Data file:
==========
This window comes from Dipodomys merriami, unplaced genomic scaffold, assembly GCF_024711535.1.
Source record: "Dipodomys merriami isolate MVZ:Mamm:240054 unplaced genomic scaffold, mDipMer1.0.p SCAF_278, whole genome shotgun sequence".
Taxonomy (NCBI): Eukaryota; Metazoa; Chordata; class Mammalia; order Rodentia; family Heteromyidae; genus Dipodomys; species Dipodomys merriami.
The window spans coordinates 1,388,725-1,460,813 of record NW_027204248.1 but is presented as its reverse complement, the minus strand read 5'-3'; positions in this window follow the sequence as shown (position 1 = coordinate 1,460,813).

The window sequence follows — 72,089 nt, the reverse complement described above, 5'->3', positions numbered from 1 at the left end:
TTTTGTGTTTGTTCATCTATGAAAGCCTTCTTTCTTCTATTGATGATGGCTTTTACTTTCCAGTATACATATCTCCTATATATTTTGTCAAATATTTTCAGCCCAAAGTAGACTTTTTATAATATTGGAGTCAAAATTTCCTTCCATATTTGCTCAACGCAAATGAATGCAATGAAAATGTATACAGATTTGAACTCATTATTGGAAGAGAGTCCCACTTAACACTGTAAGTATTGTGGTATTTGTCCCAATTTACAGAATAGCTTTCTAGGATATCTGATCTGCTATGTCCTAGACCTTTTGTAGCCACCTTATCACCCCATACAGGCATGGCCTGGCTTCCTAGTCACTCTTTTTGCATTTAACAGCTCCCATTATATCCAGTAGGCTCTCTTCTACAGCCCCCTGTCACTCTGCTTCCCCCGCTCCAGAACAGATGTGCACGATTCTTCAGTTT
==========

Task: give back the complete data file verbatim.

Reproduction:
This window comes from Dipodomys merriami, unplaced genomic scaffold, assembly GCF_024711535.1.
Source record: "Dipodomys merriami isolate MVZ:Mamm:240054 unplaced genomic scaffold, mDipMer1.0.p SCAF_278, whole genome shotgun sequence".
Taxonomy (NCBI): Eukaryota; Metazoa; Chordata; class Mammalia; order Rodentia; family Heteromyidae; genus Dipodomys; species Dipodomys merriami.
The window spans coordinates 1,388,725-1,460,813 of record NW_027204248.1 but is presented as its reverse complement, the minus strand read 5'-3'; positions in this window follow the sequence as shown (position 1 = coordinate 1,460,813).

The window sequence follows — 72,089 nt, the reverse complement described above, 5'->3', positions numbered from 1 at the left end:
TTTTGTGTTTGTTCATCTATGAAAGCCTTCTTTCTTCTATTGATGATGGCTTTTACTTTCCAGTATACATATCTCCTATATATTTTGTCAAATATTTTCAGCCCAAAGTAGACTTTTTATAATATTGGAGTCAAAATTTCCTTCCATATTTGCTCAACGCAAATGAATGCAATGAAAATGTATACAGATTTGAACTCATTATTGGAAGAGAGTCCCACTTAACACTGTAAGTATTGTGGTATTTGTCCCAATTTACAGAATAGCTTTCTAGGATATCTGATCTGCTATGTCCTAGACCTTTTGTAGCCACCTTATCACCCCATACAGGCATGGCCTGGCTTCCTAGTCACTCTTTTTGCATTTAACAGCTCCCATTATATCCAGTAGGCTCTCTTCTACAGCCCCCTGTCACTCTGCTTCCCCCGCTCCAGAACAGATGTGCACGATTCTTCAGTTT